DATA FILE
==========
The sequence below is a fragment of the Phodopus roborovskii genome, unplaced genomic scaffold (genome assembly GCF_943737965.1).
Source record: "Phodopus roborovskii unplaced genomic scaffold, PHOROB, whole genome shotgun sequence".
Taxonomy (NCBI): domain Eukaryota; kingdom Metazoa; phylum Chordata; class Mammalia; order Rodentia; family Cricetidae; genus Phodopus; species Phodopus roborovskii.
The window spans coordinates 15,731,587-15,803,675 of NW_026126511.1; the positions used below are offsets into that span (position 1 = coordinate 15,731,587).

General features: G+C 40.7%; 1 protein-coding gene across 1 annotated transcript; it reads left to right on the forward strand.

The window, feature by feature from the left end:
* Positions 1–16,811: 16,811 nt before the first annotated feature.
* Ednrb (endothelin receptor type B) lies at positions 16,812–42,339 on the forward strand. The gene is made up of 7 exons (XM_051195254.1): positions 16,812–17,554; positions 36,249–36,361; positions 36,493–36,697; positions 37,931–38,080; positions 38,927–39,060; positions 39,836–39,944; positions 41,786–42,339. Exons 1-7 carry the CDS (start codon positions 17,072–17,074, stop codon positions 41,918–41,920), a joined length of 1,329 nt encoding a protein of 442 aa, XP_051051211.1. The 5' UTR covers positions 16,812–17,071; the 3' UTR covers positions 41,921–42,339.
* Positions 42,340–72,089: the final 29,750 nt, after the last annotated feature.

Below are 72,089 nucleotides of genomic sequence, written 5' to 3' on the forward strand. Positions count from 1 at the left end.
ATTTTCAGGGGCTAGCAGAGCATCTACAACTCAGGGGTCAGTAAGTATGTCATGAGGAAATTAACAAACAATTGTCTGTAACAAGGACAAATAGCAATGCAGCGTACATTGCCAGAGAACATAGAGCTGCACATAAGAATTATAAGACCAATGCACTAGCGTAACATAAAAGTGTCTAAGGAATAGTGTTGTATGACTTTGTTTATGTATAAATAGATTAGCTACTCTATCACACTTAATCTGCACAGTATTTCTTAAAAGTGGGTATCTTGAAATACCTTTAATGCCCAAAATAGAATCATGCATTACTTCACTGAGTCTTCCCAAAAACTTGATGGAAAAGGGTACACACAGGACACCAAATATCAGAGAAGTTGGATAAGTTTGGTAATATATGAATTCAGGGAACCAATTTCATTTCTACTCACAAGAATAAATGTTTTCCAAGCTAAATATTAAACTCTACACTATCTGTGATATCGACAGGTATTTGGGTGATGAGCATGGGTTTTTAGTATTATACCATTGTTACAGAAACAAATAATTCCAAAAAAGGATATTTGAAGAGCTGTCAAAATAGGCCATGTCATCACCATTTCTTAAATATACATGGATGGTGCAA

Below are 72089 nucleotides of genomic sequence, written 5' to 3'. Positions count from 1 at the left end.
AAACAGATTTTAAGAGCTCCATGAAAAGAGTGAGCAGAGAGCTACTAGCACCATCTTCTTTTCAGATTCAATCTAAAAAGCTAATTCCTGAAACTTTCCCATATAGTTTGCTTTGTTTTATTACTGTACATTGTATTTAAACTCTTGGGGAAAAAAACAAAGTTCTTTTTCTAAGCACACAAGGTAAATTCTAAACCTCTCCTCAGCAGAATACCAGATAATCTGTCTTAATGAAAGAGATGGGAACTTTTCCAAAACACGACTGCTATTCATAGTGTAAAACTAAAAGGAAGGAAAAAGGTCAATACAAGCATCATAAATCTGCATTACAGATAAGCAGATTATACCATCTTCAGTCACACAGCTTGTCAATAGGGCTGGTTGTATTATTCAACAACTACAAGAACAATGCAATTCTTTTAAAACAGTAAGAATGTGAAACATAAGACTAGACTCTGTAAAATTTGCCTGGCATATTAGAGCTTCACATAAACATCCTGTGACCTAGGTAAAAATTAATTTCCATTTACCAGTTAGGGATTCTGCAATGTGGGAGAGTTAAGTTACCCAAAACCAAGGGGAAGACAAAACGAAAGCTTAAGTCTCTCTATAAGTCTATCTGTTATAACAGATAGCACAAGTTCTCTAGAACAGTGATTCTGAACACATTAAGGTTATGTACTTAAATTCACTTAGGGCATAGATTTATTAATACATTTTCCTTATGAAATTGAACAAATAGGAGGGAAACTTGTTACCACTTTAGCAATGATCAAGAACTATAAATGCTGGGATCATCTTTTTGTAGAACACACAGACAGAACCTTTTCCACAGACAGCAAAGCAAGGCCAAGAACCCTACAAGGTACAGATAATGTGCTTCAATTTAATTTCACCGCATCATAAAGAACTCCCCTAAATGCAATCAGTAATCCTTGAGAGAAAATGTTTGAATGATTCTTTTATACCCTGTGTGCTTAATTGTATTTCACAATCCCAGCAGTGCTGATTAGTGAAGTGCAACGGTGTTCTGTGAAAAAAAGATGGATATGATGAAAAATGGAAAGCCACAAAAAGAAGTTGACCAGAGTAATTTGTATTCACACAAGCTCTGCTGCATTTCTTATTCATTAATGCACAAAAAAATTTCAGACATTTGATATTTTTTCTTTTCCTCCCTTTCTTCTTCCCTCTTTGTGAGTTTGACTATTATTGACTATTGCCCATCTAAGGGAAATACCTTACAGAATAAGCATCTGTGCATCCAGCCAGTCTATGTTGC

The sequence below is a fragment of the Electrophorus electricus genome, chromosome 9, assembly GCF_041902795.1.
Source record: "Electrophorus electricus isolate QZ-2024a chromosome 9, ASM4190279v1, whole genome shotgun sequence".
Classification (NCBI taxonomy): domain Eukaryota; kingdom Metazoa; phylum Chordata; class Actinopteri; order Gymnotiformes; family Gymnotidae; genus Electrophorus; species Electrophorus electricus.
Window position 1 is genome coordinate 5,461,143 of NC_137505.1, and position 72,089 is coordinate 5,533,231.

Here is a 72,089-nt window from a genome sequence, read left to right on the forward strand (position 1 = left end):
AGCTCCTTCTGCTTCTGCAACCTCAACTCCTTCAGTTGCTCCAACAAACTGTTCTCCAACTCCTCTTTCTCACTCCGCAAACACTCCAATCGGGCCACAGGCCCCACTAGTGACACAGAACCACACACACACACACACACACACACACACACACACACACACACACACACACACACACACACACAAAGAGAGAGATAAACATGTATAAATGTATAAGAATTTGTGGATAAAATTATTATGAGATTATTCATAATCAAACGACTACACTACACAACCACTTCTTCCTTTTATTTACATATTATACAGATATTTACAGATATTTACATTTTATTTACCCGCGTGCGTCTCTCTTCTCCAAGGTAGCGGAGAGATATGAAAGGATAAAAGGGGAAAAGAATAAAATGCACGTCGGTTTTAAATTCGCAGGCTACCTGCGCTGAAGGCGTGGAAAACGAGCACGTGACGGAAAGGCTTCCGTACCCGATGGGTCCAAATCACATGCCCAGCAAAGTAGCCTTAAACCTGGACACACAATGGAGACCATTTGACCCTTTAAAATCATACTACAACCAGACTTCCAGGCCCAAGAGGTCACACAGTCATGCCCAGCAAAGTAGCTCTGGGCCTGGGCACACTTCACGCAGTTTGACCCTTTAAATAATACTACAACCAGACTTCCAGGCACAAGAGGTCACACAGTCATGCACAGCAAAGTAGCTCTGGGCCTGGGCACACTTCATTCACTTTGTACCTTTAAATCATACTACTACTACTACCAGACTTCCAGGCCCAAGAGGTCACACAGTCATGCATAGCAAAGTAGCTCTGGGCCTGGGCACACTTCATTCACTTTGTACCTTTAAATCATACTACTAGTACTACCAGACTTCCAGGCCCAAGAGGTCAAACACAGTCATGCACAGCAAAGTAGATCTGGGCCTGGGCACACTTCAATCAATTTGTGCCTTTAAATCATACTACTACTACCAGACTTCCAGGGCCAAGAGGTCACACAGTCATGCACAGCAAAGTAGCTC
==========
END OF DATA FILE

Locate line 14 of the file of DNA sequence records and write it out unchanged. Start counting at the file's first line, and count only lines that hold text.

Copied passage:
The sequence below is a fragment of the Electrophorus electricus genome, chromosome 9, assembly GCF_041902795.1.